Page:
According to the Alzheimer’s Association, more than 5 million Americans are living with the Alzheimer’s disease. With no cure, this number is expected to increase dramatically over the next two decades. MedicAlert Foundation is taking the opportunity in June — Alzheimer’s & Brain Awareness Month — to raise awareness about the growing number of Americans currently living with Alzheimer’s disease and other dementias.
Six out of every 10 people suffering from Alzheimer’s disease or dementia will wander and become lost. This often raises alarm and creates immense fear for loved ones/caregivers of those living with the disease. Our 24/7 Emergency Services will work to ensure both you and your loved one are reunited, should a wandering-related incident occur.
Protect Your Loved Ones in the Event of a Wandering Incident
MedicAlert and the Alzheimer’s Association have partnered to deliver MedicAlert®+ Safe Return® membership to help families with live, 24/7 assistance for people with dementia who have wandered or may get lost. During a wandering situation, we will work with family members and caregivers, the local Alzheimer’s Association chapter and law enforcement in order to bring the person with dementia home.
MedicAlert Reunites Married Couple After Husband Wanders Off During the Night
“I was definitely thankful that Larry had his necklace. MedicAlert is a lifesaver for reuniting us.”
What was intended to be a relaxing stay at his daughter’s new home during the President’s Dayweekend escalated into what could have resulted in a nightmare.
Charles and his wife, Annie, were visiting their daughter when one night Charles got out of bed and left the house with no knowledge of the area, his daughter’s name or her new address.
“I don’t know how long he was gone, he just woke up and left,” said Annie. “I don’t know what made him decide to get up and go out for a walk.”
24/7 Emergency Response and Safety of a Medical ID Response System
According to Annie, Charles had been suffering from dementia for about 10 years. Thankfully, a bystander noticed Charles walking in the middle of the street — clothed but barefoot — and immediately called police.
When the officer arrived, he noticed Charles’ silver MedicAlert medical ID necklace. He immediately called MedicAlert. Annie, who was asleep and unaware of what was happening, received a surprise phone call around 2 a.m.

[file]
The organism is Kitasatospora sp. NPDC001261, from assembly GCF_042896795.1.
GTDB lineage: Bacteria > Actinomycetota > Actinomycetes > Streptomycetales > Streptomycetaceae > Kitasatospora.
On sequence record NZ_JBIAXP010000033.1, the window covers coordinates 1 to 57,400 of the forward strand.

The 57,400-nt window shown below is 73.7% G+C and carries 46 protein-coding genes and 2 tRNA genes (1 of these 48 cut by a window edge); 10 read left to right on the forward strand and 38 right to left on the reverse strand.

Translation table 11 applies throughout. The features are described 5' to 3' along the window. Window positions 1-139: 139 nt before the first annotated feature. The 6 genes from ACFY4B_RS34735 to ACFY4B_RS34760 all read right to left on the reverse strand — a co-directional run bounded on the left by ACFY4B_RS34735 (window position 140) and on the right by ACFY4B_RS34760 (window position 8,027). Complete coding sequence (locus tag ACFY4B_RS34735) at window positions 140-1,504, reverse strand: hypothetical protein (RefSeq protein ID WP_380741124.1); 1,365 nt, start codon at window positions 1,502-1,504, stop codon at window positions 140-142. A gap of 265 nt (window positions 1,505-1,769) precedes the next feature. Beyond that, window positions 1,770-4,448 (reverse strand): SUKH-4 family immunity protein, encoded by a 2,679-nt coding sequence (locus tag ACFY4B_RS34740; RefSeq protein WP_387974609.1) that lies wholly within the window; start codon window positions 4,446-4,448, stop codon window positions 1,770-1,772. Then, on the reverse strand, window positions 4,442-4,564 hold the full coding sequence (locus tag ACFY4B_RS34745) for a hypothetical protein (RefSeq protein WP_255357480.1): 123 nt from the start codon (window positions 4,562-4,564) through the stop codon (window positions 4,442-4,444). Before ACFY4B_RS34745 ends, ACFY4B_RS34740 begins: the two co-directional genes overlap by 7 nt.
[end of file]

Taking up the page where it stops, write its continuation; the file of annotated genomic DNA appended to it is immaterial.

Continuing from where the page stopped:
“I was half awake when the police dispatcher called, but when he said they had my husband, I woke up fast,” said Annie. Later that morning, Charles was brought to his daughter’s house unharmed. (or something else in this spot but the sentence was not right with “The morning…”
“He has a routine of walking around our neighborhood at home without getting lost,” said Annie, “but the possibility of something like this happening in unfamiliar places is why we never leave home without his necklace.”
Be Mindful of Your Own Health While Caring for Your Loved One with Alzheimer’s or Dementia
Your role as a caregiver to a person with Alzheimer’s disease or dementia can be overwhelming. Although you may become consumed by keeping track of appointments with doctors, medication schedules and an exercise regimen for the individual with the disease, it is priority to take care of your own mental and physical health as well.
The following suggestions offer some guidance on how to maintain and improve your caregiving relationship:
- Take time for yourself.
- Learn as much as you can about your loved one’s disease.
- Set realistic goals for yourself and your loved one.
- Do not put your life on hold.
- Have someone you can confide in.
- Help people with Alzheimer’s disease participate in activities and other group events.
Connect with your local Alzheimer’s Association chapter for more information and resources on Alzheimer’s disease and safety. Call 800.272.3900 or visit alz.org.